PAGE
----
Forecast 2015: Stewart Thornhill on Entrepreneurial Trends

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Michigan Ross professor sees connected wearables and small-scale manufacturing heating up.

Stewart Thornhill, executive director of the Zell Lurie Institute for Entrepreneurial Studies at the University of Michigan's Ross School of Business, shares his top trends for the New Year.

The war for connected wearables heats up

The broader trend of biohacking, or using technology to monitor what's happening with your body, has been around for awhile. Microsoft broke new ground when it introduced the band. They sold out instantly and clearly underestimated the demand. Microsoft has made its band compatible with any phone or device. That's going to make it super competitive for anyone who wants to make a device connectible to the wider world and track your performance. Apple is now behind the curve as they develop their watch, and the relative low price of the MS band will make it a very interesting battle. I don't think many people will be wearing Google Glass, but an awful lot of people will be wearing some sort of a wrist device that will connect to phone messaging and to their bioactivity in 2015.

Disruptive business models on the rise

We'll see more Uber and Airbnb-type startups. We are starting to see more and more innovation in what is known as the surplus economy. For example, people with cars and bedrooms they aren't using can be part of the ecosystem. Instead of inventing new products and services, people are finding ways to create businesses with what is underutilized. Disrupting the taxi business, disrupting the hotel business comes back to connectivity. The combination of connectivity, big data and linking users together means there will be more businesses that find ways advantage of the converging trends in 2015.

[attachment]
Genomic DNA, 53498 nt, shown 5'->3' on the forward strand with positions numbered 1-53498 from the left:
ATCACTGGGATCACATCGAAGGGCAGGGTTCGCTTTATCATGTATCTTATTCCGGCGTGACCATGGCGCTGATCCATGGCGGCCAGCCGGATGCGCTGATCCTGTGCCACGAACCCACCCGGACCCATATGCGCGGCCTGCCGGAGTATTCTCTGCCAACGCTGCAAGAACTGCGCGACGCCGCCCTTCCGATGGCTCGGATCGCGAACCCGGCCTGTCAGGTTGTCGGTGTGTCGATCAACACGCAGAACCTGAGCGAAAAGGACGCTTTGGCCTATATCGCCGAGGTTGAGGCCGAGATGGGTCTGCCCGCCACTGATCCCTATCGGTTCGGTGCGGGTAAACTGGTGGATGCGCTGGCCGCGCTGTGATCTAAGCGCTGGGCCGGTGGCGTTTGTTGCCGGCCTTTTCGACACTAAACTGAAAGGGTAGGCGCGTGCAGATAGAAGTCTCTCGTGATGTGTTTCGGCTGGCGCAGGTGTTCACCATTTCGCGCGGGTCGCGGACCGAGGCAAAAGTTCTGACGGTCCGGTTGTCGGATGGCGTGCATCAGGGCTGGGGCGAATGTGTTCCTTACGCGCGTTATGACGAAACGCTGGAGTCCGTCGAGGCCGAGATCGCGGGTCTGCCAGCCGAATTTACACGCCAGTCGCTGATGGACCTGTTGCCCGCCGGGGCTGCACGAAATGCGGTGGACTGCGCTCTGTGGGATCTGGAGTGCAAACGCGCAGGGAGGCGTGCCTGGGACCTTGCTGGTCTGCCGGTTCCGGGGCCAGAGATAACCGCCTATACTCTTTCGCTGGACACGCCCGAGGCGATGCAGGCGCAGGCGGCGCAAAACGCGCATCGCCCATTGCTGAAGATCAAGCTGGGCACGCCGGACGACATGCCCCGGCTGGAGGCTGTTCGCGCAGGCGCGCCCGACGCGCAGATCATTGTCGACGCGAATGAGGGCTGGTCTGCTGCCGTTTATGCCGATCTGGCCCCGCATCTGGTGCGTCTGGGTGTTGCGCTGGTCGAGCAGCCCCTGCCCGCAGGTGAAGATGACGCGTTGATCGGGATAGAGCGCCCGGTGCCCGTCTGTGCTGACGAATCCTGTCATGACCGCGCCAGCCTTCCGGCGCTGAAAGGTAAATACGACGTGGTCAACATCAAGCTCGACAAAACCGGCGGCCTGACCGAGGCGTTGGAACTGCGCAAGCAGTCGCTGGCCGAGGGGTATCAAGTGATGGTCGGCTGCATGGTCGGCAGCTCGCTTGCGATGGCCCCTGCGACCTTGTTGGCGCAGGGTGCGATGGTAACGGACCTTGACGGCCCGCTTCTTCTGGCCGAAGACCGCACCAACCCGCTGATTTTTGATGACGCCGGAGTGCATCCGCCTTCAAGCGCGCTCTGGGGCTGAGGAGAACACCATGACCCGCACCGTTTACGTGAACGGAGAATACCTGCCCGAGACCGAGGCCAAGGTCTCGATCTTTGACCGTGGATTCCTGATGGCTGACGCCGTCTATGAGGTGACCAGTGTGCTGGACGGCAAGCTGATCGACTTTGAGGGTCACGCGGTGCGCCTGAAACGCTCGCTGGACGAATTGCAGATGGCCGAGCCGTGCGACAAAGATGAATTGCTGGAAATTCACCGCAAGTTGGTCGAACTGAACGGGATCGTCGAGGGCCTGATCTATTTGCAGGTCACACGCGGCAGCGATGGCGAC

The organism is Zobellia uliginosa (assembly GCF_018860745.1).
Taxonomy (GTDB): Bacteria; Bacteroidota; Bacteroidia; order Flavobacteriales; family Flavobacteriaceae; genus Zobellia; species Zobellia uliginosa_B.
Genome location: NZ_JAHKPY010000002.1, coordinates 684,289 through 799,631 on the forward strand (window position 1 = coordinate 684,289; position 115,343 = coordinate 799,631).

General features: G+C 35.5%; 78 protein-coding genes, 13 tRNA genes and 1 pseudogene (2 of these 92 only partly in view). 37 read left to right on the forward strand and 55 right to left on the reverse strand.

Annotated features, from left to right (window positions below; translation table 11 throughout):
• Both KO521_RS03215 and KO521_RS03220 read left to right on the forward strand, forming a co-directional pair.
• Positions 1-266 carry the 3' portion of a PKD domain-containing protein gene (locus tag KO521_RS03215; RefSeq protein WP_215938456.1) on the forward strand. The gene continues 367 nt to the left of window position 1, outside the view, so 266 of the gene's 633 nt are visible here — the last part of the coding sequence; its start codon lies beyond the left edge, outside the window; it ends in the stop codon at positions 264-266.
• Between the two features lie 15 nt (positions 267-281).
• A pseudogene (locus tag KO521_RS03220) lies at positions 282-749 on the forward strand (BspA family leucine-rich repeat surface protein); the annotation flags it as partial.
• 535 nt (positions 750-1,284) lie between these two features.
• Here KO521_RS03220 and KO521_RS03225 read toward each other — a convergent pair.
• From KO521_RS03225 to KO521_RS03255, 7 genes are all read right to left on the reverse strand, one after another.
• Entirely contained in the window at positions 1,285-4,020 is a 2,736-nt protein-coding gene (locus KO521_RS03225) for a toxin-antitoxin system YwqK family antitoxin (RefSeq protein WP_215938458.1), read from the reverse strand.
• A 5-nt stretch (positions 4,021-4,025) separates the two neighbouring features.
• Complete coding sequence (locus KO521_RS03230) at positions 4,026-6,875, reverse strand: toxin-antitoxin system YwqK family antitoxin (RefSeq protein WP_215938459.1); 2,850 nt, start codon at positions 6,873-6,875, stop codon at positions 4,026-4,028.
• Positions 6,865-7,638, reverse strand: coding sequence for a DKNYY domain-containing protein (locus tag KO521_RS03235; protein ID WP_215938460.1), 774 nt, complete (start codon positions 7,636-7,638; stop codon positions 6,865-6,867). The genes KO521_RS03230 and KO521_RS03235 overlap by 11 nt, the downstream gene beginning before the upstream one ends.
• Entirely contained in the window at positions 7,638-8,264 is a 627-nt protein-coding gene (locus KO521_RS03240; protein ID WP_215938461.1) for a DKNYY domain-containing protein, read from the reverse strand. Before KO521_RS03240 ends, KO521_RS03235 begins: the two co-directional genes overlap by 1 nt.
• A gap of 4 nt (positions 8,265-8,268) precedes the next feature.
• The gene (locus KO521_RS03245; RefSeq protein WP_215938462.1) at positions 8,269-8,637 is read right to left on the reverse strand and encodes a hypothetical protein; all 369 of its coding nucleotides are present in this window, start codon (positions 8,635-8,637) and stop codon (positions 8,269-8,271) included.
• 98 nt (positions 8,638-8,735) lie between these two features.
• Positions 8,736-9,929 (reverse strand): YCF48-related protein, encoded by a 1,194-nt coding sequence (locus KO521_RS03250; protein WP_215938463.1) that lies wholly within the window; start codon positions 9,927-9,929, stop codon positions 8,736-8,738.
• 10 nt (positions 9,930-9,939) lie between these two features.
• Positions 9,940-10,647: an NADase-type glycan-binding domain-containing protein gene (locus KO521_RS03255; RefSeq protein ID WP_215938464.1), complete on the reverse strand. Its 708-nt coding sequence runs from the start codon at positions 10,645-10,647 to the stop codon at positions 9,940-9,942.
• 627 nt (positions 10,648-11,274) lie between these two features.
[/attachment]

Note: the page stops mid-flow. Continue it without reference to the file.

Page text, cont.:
Small scale manufacturing boosted by technology

It reminds me of what happened years ago with the printing industry. It used to be you could only do printing at scale. Then digital printing came along. Now you can do smaller batches with quicker turnarounds and lower capital requirements. It will mean there are a lot more opportunities for local manufacturers. They won't need orders of 100,000 units to get started. We talk about the minimum viable product. You can make a bare bones version and continue to refine it. The growth will be exponential and not linear.

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-- Greta Guest, University of Michigan News.

 

Media Contact: michiganrosspr@umich.edu

 

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Ross Thought In Action By Stewart Thornhill
Stewart Thornhill

Stewart Thornhill

  • Executive Director, Samuel Zell & Robert H. Lurie Institute for Entrepreneurial Studies
  • Eugene Applebaum Professor of Entrepreneurial Studies
  • Professor of Business Administration
  • Area Chair of Entrepreneurial Studies